5. debug – lists all the source files, objects, dependencies, and ‘stuff to clean’

Code Coverage

Unit testing would not be complete without a coverage report. The go-to tool for this for projects using gcc is gcov, available as part of the standard suite of gcc utilities. Cpputest integrates easily with gcov, all you need to do is add this line to the makefile:

Next, we need to make sure that the script from this repo is in ‘/scripts/’ relative to wherever you set ‘CPPUTEST_HOME’ to be. It also needs to have execute perms.

In the example Makefile, it would be deployed to ‘/usr/local/scripts/’. If you’re running CppUTest from a repo checkout, everything should work without modification.

With that in place, you can simply run ‘make gcov’ and the analysis will be generated for you. In our case we’ll need to ‘make -B’ to rebuild the object files with gcov enabled:

This will output a number of files to a new ‘gcov’ directory. These are:

  1. code.cpp.gcov – the actual ‘gcov’ file for the code being tested
  2. gcov_error.txt – an error report (in our case, it should be empty)
  3. gcov_output.txt – the actual output of the gcov command that was run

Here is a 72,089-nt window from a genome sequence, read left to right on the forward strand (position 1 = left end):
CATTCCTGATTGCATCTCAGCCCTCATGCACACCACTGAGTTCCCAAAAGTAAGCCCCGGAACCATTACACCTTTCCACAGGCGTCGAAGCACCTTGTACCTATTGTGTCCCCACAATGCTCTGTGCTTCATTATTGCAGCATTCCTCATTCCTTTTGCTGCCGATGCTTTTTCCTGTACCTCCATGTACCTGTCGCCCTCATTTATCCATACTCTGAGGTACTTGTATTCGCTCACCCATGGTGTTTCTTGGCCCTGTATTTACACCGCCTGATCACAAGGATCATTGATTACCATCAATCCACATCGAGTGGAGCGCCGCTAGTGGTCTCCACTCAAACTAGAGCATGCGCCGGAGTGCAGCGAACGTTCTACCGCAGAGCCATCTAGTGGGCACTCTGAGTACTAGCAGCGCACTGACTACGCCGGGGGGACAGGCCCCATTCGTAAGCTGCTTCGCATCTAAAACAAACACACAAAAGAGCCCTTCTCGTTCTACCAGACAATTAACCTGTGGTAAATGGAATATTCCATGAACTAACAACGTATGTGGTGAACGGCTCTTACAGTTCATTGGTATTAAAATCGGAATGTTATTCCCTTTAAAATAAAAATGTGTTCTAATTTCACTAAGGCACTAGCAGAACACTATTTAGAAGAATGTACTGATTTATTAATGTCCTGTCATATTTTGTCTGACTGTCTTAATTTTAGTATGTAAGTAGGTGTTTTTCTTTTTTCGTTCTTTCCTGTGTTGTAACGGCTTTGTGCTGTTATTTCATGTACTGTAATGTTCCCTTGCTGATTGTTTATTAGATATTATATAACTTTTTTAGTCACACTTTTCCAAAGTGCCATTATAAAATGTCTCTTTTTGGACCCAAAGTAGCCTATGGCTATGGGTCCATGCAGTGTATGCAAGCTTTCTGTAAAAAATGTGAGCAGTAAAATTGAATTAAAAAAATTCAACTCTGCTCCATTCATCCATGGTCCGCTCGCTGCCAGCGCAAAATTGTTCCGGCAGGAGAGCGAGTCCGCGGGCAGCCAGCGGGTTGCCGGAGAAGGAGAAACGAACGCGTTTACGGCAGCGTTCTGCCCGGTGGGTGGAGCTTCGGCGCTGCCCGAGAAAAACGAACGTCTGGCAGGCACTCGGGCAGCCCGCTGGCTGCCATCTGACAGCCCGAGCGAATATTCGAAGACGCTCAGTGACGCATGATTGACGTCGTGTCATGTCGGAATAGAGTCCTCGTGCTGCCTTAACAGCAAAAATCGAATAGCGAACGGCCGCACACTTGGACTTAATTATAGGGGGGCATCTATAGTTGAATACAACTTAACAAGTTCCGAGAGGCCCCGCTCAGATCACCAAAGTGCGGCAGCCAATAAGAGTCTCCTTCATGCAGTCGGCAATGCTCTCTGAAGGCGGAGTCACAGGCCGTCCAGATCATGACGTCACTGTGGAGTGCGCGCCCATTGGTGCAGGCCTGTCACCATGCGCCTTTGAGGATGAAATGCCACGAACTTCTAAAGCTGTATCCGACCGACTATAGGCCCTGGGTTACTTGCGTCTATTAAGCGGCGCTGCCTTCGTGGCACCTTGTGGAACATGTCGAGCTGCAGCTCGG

4. gcov_report.txt – a summary of the coverage for each file under test
  5. gcov_report.txt.html – an html version of gcov_report

Cpputest Memory Leak Detection

Cpputest allows you to automatically detect leaked memory by redefining the standard “malloc/free” family of functions to use its own wrappers instead. This allows it to quickly catch leaks and report them for each test execution. This is enabled by default in, so it’s already on with the steps outlined so far.

To illustrate, let’s leak some memory in test_func() !

Going back to code.c, we add a malloc()  to the function, like so:

Now, after recompiling, the following error is produced:

This shows which test caused the leak, where the leak happened in the source code, and what was in the leaked memory. Very helpful!

There are a couple of caveats with this feature:

  1. Cpputest is using preprocesser macros to dynamically redefine all calls to the standard memory management functions. That means it will only work for calls in the source code under test since that’s what’s compiled in with CppUTest’s overrides. Leaks in linked libraries will not be caught.
  2. Sometimes memory which is allocated for the entire life of the process is not meant to be freed. This can make a lot of spammy errors if you’re testing a module with this behavior. To disable the leak detection, you can do this:

Interested in More?

This is just the tip of the iceberg when it comes to all the features contained in this tool. Besides the basics discussed here, it also has a mocking framework, a direct C integration layer, and a plugin framework, to name a few significant ones. The repo also contains a whole directory of helper scripts that can help automate some of the routine parts of working with the framework.

I hope the information here helps you improve your C/C++ code quality with this great tool! We’d love to hear about what you’ve built. Reach out to us on Twitter or Slack and let us know what you’re working on.

-Yaakov Kuperman
Manager, Site Reliability Engineering